The architecture of its earliest buildings features some Puuc-style elements, but like the other structures of the east coast of Quintana Roo, Tulum is free from jonquils (semi-rounded Puuc columns) and mosaics. On the other hand it presents some unique features such as smooth surfaces, which were undoubtedly decorated with beautiful wall paintings, now lost.

The Tulum region seems to have experienced significant population growth after the year 1200. At this time, the architects of the region perfected their own building style which later became very popular. It was certainly not until after 1400 that the majority of the area’s architectural projects were carried out, and when the style known by the archeologists as “East Coast” came into its own. This style is typified by the use of miniature temples, shrines within shrines (small buildings inside larger ones), buildings with intentionally collapsed walls, as well as palaces with colonnades and flat roofs, which replaced the vaulted coverings of the Mayan buildings of previous eras.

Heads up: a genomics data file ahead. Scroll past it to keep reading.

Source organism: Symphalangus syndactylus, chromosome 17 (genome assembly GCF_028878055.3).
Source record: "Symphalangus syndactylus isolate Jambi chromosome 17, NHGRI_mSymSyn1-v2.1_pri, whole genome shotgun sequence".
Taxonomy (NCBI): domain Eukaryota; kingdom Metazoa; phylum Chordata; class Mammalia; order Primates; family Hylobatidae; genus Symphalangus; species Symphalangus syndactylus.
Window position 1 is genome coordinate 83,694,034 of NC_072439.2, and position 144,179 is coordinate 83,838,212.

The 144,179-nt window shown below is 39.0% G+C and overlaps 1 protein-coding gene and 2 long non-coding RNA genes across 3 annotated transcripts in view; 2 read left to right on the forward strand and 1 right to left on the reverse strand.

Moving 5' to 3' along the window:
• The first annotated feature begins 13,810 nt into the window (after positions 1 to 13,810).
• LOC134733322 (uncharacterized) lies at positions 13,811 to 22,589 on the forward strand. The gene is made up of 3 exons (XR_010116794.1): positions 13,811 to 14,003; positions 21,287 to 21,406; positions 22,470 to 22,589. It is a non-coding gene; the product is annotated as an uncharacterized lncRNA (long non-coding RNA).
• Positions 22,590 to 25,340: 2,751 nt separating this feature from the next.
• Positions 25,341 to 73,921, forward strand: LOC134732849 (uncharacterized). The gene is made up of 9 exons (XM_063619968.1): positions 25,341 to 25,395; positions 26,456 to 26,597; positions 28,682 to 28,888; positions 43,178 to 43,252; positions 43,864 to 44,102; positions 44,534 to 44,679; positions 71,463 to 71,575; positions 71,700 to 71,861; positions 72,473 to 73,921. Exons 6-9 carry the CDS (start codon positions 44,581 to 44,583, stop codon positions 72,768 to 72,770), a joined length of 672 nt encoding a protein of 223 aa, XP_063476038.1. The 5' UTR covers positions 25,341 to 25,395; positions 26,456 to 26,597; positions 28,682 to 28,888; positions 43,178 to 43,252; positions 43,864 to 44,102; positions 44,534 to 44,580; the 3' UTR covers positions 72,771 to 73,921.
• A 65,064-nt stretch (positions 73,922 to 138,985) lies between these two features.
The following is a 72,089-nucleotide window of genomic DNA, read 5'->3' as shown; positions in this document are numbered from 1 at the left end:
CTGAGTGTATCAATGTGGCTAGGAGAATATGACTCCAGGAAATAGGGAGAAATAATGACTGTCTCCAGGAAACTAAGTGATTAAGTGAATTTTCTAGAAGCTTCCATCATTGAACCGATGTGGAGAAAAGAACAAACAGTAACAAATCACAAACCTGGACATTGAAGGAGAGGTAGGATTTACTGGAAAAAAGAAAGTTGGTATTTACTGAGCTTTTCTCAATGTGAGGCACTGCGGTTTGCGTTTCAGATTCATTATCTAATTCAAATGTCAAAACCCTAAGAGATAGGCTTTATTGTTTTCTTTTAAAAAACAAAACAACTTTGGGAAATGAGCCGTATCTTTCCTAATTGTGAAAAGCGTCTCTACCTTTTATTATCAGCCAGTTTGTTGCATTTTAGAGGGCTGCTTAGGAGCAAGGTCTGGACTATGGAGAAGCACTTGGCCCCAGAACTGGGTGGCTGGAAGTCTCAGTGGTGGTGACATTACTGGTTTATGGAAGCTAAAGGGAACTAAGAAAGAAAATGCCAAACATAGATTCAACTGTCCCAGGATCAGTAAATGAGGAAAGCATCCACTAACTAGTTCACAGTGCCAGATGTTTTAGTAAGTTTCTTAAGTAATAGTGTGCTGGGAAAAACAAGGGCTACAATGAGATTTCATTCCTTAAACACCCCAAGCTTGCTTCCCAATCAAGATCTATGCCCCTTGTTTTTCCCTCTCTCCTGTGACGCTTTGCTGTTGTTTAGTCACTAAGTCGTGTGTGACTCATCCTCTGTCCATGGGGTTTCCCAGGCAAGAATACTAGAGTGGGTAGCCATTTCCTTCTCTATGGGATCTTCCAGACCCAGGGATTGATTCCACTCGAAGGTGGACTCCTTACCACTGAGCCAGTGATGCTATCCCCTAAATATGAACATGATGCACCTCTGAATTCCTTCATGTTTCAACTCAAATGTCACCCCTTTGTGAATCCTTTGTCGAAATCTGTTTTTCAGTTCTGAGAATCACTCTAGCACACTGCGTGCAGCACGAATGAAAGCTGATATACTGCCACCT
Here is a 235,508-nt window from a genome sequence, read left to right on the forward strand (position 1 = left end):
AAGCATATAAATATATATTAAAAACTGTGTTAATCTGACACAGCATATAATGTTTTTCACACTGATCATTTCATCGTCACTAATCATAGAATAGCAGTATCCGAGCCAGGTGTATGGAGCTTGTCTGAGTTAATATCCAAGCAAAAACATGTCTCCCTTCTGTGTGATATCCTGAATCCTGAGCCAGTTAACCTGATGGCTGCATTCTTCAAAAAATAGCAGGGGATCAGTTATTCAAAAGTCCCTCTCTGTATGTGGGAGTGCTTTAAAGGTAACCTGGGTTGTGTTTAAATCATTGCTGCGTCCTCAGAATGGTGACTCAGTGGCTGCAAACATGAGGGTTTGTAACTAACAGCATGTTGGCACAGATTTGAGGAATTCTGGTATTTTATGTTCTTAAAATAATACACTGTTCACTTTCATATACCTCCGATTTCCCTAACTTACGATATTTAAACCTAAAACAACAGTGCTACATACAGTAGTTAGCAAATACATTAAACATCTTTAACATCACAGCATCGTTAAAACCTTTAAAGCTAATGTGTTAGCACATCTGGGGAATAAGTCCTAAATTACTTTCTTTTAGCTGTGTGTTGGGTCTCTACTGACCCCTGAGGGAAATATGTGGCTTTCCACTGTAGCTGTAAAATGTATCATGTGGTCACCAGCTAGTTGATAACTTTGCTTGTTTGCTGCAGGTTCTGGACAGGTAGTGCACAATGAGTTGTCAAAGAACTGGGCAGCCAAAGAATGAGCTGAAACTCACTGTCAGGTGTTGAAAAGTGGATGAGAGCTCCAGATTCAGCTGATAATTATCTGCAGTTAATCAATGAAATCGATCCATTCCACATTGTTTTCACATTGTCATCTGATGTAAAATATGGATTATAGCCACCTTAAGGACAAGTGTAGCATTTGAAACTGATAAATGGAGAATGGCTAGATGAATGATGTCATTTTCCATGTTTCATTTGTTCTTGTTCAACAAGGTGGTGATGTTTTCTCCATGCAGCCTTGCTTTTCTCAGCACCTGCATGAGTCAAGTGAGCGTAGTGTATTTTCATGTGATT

The adornment of the Tulum buildings includes niches over the door lintels, which nearly always featured a stucco representation of the diving god. The technique and religious content of the Tulum mural paintings were immensely complex. The outstanding feature is the presentation of human and animal figures in profile, whilst objects were presented from the front. According to some authors, the symbolic content of the Tulum paintings is concerned with cosmological themes linking to rebirth and the passing of beings from the underworld to a middle earth, where human and mythical traits come together, and where Venus and the Sun play very important roles. The researcher Arthur Miller has suggested that the sanctuaries of Tulum were dedicated to cosmological rituals in which pilgrims from various locations participated, and which were possibly related to long distance trade, the city’s principal source of wealth.